Thursday, January 27, 2011

What is mindfulness?

What is mindfulness? Such a basic question, right? Your comments made me think about exactly what mindfulness means. I'm an absolute novice at this (I'm even terrible at yoga) so I thought I should start at the beginning.

The first thing I did was Google "mindfulness" which brought up lots and lots of results. Mindfulness is apparently big business. I even tripped upon a local resource, the Center for Mindfulness in Medicine, Health Care, and Society at the University of Massachusetts Medical School. Quite a mouthful. According to their website, mindfulness is
a way of learning to relate directly to whatever is happening in your life, a way of taking charge of your life, a way of doing something for yourself that no one else can do for you — consciously and systematically working with your own stress, pain, illness, and the challenges and demands of everyday life.
A particularly Western approach to mindfulness, I think. Very results-oriented. For that Center, mindfulness can help you better control your life. Interesting.

Wiki states that "Mindfulness...plays a central role in Buddhist meditation." It is one component of the Noble Eightfold Path, the Buddhist method for achieving the end of suffering. Psychology Today calls mindfulness "a state of active, open attention on the present . . . . mindfulness means living in the moment and awakening to experience."

(This was part of my experience this afternoon. A gorgeous sculpture of twig and ice. Right outside my breakfast room window. A New England winter, even one buried in snow, glimmers with unexpected details.)

Seeing what I was doing, my husband rummaged in his bookshelves and dropped a book, The Dharma of Star Wars by Matthew Bortolin, in my lap. "I like to get my spirituality through popular culture," he quipped as he headed to round up two very riled-up girls for bedtime.

Now I was raised Roman Catholic, attending parochial schools through high school. As an adult, I edged into the Episcopal Church. The only Dharma I recognized was the female lead in the sitcom on air about a decade ago. This was relatively new territory for me.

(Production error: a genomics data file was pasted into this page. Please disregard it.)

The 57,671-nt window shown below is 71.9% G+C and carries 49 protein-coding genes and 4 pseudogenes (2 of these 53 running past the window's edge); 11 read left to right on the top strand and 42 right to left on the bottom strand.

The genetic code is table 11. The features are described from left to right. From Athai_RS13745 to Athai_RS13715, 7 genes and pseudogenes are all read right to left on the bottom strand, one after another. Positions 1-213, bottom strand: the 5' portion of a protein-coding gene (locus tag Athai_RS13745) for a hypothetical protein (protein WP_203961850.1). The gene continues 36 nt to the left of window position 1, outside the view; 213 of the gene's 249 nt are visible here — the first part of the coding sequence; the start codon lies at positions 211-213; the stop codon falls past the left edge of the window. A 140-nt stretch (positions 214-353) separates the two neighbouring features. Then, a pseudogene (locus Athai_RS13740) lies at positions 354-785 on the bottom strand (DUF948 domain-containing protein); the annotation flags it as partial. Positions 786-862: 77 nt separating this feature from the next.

Bortolin defines mindfulness as focusing "awareness on what is going on within us and around us at this instant." One of his suggestions to developing mindfulness is mindful breathing which Bortolin calls "a means of staying anchored to the present."

Reading this, my mind immediately darted back to various yoga classes taken through the years. (I can't stay mindful even while reading about mindfulness!) I felt the thin rubbery give of the yoga mat under my bare feet. I heard the teacher's voice intone in that soothing patter usually reserved for calming fractious horses, "Breathe in deeply through your nose. Feel the breath course through your body. Exhale through your mouth. Feel the breath cleanse." Instead, of course, I'd think, "I'm breathing so loudly. My sinuses must be congested. Should I take Allegra again? I don't think the Claritin is working anymore. And I have to remember to pick up some broccoli. . . ." So my track record at yoga and mindful breathing is not so good.

Bortolin's mindful breathing also brings me to lurahloo's question about breathing and whether it is just escaping to a non-distinct thought. Perhaps instead of "meditative" breathing, framing it as "mindful" breathing is helpful. For me, meditation suggests some alternate state of relaxation, not necessarily attention to the present. Bortolin states that noticing one's breath is a way to ground ourselves in the moment. I'll have to vacuum soon and try this. One benefit to my new mindful practice, my house will be so clean!


  1. Are you sure vacuuming isn't your new escape? ;-) Just teasing. Enjoying your journey once again. Sometimes I've felt that I'm too aware of what's going on inside me...So this is very interesting.

  2. That's it! I'll write a book: Vacuuming My Way to Nirvana. Can you be too self-aware? I think it's great to know what's going on inside, especially if you can be self-aware without falling into the "should" and "must" traps. I have a hard time with that.